To define something is to limit it.  So an anti-blasphemy law not only restricts freedom of speech in some way, it also restricts the informed conversation about blasphemy.  It draws a circle around it.

Imagine if we had a law which said: ‘It is unlawful to perform an act in public which would, in the view of a reasonable person, insult, offend, ridicule, or humiliate a person or a group of people based on their religious beliefs (including atheism as a religious belief because it totally is)… except where the act is a good faith engagement in a scientific debate, or artistic production, or public debate, &c., &c.’

In one swift move, you have protected the most important aspects of freedom of speech — the right to have an open, honest, frank, and fearless debate — from the increasingly persuasive case of various minorities that they’re victimised in society by the assumptive pursuit of freedom of speech.

Thus, everybody should be in support of anti-blasphemy laws.  They make a more inclusive society and they uphold the importance of free speech.

As I walk along the avenue… Omniscience, Omnipotence, and #atheism

A friend of mine sends me links to Futility Closet.  It’s awesome.

One post recently caught my attention: ‘Ordained‘.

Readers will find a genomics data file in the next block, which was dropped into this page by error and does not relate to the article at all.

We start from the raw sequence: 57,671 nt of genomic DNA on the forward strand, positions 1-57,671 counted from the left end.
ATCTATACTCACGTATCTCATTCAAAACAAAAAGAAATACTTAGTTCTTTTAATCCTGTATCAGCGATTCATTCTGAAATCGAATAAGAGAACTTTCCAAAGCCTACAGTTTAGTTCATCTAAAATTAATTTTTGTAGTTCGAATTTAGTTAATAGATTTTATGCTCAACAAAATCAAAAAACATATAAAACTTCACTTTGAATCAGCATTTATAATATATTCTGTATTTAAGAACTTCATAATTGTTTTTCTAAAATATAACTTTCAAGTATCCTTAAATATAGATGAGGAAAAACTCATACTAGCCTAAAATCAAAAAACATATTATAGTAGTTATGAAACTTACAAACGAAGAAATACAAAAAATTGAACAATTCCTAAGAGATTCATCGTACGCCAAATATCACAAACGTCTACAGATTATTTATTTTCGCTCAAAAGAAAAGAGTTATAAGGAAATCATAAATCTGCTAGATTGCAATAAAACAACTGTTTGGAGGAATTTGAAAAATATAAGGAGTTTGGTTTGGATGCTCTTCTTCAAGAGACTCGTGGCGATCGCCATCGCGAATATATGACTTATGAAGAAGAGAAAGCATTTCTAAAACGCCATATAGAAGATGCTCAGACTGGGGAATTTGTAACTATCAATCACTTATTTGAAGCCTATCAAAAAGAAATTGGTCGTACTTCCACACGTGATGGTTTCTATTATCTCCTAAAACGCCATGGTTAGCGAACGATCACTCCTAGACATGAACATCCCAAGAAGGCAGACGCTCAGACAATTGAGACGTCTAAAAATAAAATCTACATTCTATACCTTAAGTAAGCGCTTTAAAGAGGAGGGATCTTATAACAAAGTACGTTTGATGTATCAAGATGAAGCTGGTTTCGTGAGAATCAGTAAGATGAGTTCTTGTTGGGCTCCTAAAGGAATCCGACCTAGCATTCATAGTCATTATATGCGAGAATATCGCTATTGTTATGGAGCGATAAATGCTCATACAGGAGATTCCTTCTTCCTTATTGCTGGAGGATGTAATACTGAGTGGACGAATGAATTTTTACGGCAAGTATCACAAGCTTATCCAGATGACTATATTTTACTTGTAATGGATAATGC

If God makes decisions, then he has a future.

But if he’s omniscient, then he already knows that future.

Can he then have free will?

Let’s be kind and pretend that the structure is logically sound (it’s not, but we can see what it’s trying to do).  And let’s tweak it so it uses more familiar language (‘If God makes decisions, then he has a future’?).

If God is omnipotent, He can do anything.

If God is omniscient, God knows what He will do tomorrow.

If God knows what He will do tomorrow, can He change His mind and do something else?

A lot of pop-atheist debate begins with setting out a definition of terms.  The standard method is to use a lick-of-the-thumb common language approach.  Omniscient means ‘can do anything’.  Omniscient means ‘knows everything’.

The problem with this approach is that denies that there’s anything intellectually serious about theology.  Imagine the outcry if a theist began an argument against Darwinism by defining evolution as ‘That thing Pokemon do to turn into stronger Pokemon.’  When physicists use terms, they might have specialist meanings that aren’t in common with the general public.  Why do we expect theological terms to be different?

Also, if we define terms in a way which is prejudicial to the case of our interlocutors, then refuse to analyse those definitions, are we really having a discussion about the possibility of God?

When we say that an omnipotent being can do anything, what do we mean by ‘anything’?  Could an omnipotent agent make twice two equal to five?  Could an omnipotent agent microwave a burrito so hot that they could not eat it?  Could an omnipotent agent make colourless green dreams sleep furiously?  Could an omnipotent agent defeat Ganon in The Legend of Zelda: A Link to the Past with the Fire Rod (instead of the Silver Arrows) without breaking the rules of the game?

Language allows for a lot of valid constructions which don’t necessarily link to sensible ideas.  When we’re talking about omnipotence, is it reasonable to point to this failure of language as an inconsistency in the logic of omnipotence?